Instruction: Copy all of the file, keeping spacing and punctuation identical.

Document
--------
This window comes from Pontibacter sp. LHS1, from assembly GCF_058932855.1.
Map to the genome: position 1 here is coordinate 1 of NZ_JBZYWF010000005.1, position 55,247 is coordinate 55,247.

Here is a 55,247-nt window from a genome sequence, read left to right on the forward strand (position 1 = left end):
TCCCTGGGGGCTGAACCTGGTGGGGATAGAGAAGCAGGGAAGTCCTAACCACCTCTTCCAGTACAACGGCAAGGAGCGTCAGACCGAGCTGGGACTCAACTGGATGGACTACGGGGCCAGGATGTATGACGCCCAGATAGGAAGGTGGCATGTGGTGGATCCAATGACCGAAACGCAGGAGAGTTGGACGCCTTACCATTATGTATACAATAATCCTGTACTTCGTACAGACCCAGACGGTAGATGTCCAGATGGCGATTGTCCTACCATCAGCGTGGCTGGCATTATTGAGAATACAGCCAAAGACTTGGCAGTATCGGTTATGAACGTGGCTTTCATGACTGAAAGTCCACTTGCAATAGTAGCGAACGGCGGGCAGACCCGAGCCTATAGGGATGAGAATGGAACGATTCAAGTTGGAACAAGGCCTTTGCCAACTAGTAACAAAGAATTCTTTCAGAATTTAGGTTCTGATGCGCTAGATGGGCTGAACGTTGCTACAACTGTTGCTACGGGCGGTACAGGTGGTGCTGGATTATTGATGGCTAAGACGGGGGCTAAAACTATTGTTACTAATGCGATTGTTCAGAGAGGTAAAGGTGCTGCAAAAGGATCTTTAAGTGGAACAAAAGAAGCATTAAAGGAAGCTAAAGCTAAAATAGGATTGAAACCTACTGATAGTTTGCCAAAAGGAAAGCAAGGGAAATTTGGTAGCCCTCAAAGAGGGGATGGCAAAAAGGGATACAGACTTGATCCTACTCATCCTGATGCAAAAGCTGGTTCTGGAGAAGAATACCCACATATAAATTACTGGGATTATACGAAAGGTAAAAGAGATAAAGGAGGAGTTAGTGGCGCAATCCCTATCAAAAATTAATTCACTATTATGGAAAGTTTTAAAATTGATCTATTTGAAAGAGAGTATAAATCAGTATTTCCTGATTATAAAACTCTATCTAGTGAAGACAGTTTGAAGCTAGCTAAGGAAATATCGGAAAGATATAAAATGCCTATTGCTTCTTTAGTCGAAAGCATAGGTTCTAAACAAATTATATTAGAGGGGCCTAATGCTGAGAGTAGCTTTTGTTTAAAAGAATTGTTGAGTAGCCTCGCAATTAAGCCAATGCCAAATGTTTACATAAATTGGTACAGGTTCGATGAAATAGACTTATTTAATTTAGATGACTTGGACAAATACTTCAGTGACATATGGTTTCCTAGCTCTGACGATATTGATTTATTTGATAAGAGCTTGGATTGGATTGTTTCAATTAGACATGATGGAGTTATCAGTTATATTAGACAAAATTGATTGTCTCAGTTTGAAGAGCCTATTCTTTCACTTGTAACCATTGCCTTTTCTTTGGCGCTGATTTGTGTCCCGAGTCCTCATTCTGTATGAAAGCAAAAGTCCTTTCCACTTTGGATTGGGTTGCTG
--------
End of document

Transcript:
This window comes from Pontibacter sp. LHS1, from assembly GCF_058932855.1.
Map to the genome: position 1 here is coordinate 1 of NZ_JBZYWF010000005.1, position 55,247 is coordinate 55,247.

Here is a 55,247-nt window from a genome sequence, read left to right on the forward strand (position 1 = left end):
TCCCTGGGGGCTGAACCTGGTGGGGATAGAGAAGCAGGGAAGTCCTAACCACCTCTTCCAGTACAACGGCAAGGAGCGTCAGACCGAGCTGGGACTCAACTGGATGGACTACGGGGCCAGGATGTATGACGCCCAGATAGGAAGGTGGCATGTGGTGGATCCAATGACCGAAACGCAGGAGAGTTGGACGCCTTACCATTATGTATACAATAATCCTGTACTTCGTACAGACCCAGACGGTAGATGTCCAGATGGCGATTGTCCTACCATCAGCGTGGCTGGCATTATTGAGAATACAGCCAAAGACTTGGCAGTATCGGTTATGAACGTGGCTTTCATGACTGAAAGTCCACTTGCAATAGTAGCGAACGGCGGGCAGACCCGAGCCTATAGGGATGAGAATGGAACGATTCAAGTTGGAACAAGGCCTTTGCCAACTAGTAACAAAGAATTCTTTCAGAATTTAGGTTCTGATGCGCTAGATGGGCTGAACGTTGCTACAACTGTTGCTACGGGCGGTACAGGTGGTGCTGGATTATTGATGGCTAAGACGGGGGCTAAAACTATTGTTACTAATGCGATTGTTCAGAGAGGTAAAGGTGCTGCAAAAGGATCTTTAAGTGGAACAAAAGAAGCATTAAAGGAAGCTAAAGCTAAAATAGGATTGAAACCTACTGATAGTTTGCCAAAAGGAAAGCAAGGGAAATTTGGTAGCCCTCAAAGAGGGGATGGCAAAAAGGGATACAGACTTGATCCTACTCATCCTGATGCAAAAGCTGGTTCTGGAGAAGAATACCCACATATAAATTACTGGGATTATACGAAAGGTAAAAGAGATAAAGGAGGAGTTAGTGGCGCAATCCCTATCAAAAATTAATTCACTATTATGGAAAGTTTTAAAATTGATCTATTTGAAAGAGAGTATAAATCAGTATTTCCTGATTATAAAACTCTATCTAGTGAAGACAGTTTGAAGCTAGCTAAGGAAATATCGGAAAGATATAAAATGCCTATTGCTTCTTTAGTCGAAAGCATAGGTTCTAAACAAATTATATTAGAGGGGCCTAATGCTGAGAGTAGCTTTTGTTTAAAAGAATTGTTGAGTAGCCTCGCAATTAAGCCAATGCCAAATGTTTACATAAATTGGTACAGGTTCGATGAAATAGACTTATTTAATTTAGATGACTTGGACAAATACTTCAGTGACATATGGTTTCCTAGCTCTGACGATATTGATTTATTTGATAAGAGCTTGGATTGGATTGTTTCAATTAGACATGATGGAGTTATCAGTTATATTAGACAAAATTGATTGTCTCAGTTTGAAGAGCCTATTCTTTCACTTGTAACCATTGCCTTTTCTTTGGCGCTGATTTGTGTCCCGAGTCCTCATTCTGTATGAAAGCAAAAGTCCTTTCCACTTTGGATTGGGTTGCTG